There's this guy on the MLB.com boards named Caspian, who is a venomously orthodox citer of obscure statistics. He's, in my opinion, the type of guy who relies so heavily on cutting and pasting numbers and taking them as gospel, no matter how little sense they make to the eyes, that his entire approach actually backfires and he ends up turning a lot of people off to the numerical approach. Every once in a while, he'll come up with some comment that's so out there that, while people like us can probably understand it within a strictly formulaic context, it sounds so outlandish and out-of-touch with reality that everyone ends up just ripping into him for the rest of the thread. For example, he said before the season ended that Jones would only become a serious contender for MVP if he was hitting .330 with 50 HR, rather than winning it overwhelmingly, because Stats X, Y, and Z prove his defense has slipped. It's really frustrating and makes stats guys look like idiots, to be honest.

              Anyway, his newest claim is that Will Clark was actually better than the presiding dean of Great Bay Area First Basemen, Willie McCovey. What do you guys think about this? My personal opinion is that he's off his freakin' rocker, but I've been sung the praises of Mac so long that I'll admit I very well could be biased. Seems like a pretty humongous "stretch" to me, though.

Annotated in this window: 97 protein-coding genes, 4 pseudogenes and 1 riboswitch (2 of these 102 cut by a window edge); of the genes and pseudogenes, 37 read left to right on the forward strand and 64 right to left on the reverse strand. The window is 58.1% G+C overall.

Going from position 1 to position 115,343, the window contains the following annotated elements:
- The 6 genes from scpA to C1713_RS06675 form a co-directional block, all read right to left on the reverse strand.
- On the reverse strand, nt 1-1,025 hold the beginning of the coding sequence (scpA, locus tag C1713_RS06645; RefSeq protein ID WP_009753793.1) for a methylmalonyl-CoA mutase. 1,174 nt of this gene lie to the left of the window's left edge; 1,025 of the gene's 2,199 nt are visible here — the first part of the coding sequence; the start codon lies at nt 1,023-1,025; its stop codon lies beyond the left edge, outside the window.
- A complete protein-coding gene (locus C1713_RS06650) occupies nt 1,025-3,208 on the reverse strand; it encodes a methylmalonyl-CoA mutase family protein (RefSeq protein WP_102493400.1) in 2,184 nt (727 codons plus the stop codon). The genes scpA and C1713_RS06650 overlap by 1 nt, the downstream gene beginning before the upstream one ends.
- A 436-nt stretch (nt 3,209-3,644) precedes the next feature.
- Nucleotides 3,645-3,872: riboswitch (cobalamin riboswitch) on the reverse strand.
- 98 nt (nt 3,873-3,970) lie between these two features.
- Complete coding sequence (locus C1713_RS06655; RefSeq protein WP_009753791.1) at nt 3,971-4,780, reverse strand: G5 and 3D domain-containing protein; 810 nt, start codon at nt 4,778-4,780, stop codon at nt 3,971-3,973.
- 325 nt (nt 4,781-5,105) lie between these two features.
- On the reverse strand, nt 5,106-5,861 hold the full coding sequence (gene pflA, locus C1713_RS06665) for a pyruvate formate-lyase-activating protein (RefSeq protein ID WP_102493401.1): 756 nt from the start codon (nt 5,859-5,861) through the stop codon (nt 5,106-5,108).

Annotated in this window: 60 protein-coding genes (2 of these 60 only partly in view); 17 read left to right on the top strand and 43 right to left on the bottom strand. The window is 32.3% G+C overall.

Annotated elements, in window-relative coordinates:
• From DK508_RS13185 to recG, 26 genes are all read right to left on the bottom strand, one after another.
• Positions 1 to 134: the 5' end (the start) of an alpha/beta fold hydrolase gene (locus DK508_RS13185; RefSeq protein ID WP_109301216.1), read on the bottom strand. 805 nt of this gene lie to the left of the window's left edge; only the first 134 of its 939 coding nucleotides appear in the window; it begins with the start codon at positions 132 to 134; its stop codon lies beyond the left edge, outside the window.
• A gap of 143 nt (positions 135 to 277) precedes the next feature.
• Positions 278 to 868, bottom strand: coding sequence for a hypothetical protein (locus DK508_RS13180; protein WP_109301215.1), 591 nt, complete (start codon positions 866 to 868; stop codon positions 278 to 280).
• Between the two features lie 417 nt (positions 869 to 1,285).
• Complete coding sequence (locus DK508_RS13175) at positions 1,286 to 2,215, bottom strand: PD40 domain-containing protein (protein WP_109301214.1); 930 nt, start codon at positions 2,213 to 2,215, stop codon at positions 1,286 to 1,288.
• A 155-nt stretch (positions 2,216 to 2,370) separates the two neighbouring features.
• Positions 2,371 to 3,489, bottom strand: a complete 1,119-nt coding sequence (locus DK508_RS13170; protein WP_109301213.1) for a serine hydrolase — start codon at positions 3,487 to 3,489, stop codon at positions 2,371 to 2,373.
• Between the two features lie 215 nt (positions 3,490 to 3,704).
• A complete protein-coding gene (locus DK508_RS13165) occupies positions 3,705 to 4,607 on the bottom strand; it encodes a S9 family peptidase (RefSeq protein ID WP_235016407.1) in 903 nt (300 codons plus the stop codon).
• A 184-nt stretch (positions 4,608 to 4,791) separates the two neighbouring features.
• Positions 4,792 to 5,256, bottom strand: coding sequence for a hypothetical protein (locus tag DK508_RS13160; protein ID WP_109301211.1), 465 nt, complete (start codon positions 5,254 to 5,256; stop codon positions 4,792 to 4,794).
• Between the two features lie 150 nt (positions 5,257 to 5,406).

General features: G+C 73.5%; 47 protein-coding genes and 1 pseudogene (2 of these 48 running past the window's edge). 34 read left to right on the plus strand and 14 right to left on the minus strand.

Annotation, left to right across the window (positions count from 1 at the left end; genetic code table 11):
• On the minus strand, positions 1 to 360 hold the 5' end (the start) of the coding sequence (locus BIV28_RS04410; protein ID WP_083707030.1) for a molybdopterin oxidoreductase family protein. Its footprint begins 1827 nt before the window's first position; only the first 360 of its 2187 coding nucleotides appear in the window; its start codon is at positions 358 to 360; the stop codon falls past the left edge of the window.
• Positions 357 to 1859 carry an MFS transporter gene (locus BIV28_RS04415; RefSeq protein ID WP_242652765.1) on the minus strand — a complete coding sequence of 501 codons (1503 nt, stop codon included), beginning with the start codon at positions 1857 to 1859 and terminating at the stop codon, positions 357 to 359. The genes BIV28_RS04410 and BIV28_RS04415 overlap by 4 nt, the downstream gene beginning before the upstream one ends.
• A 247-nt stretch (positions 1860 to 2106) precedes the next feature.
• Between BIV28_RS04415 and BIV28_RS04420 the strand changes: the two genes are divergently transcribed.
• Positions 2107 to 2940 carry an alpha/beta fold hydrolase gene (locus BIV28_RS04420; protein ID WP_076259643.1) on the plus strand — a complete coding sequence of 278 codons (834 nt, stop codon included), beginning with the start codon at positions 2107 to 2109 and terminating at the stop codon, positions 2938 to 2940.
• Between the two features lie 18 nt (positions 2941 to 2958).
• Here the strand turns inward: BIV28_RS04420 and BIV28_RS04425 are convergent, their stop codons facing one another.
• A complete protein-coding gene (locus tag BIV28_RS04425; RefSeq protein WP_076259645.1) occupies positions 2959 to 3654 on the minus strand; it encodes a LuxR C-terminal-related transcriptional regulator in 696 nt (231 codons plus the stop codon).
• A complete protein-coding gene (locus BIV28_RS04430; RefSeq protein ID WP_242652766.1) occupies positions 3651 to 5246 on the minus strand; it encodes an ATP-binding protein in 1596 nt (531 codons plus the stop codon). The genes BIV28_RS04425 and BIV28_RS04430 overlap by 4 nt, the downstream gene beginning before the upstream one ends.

"Hall of Famer Whitey Ford now on the field... pleading with the crowd for, for some kind of sanity!"

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              • #8
                --I think Clark has easily the better statistical record, but Garvey was much more highly regarded when active. Which is more important is argueable, since it is the Hall of Fame, not the hall of stats. I'd say Clark was the better player, but Garvey the more famous. I wouldn't vote for either, but if I had to vote for one it would be Garvey.

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                • #9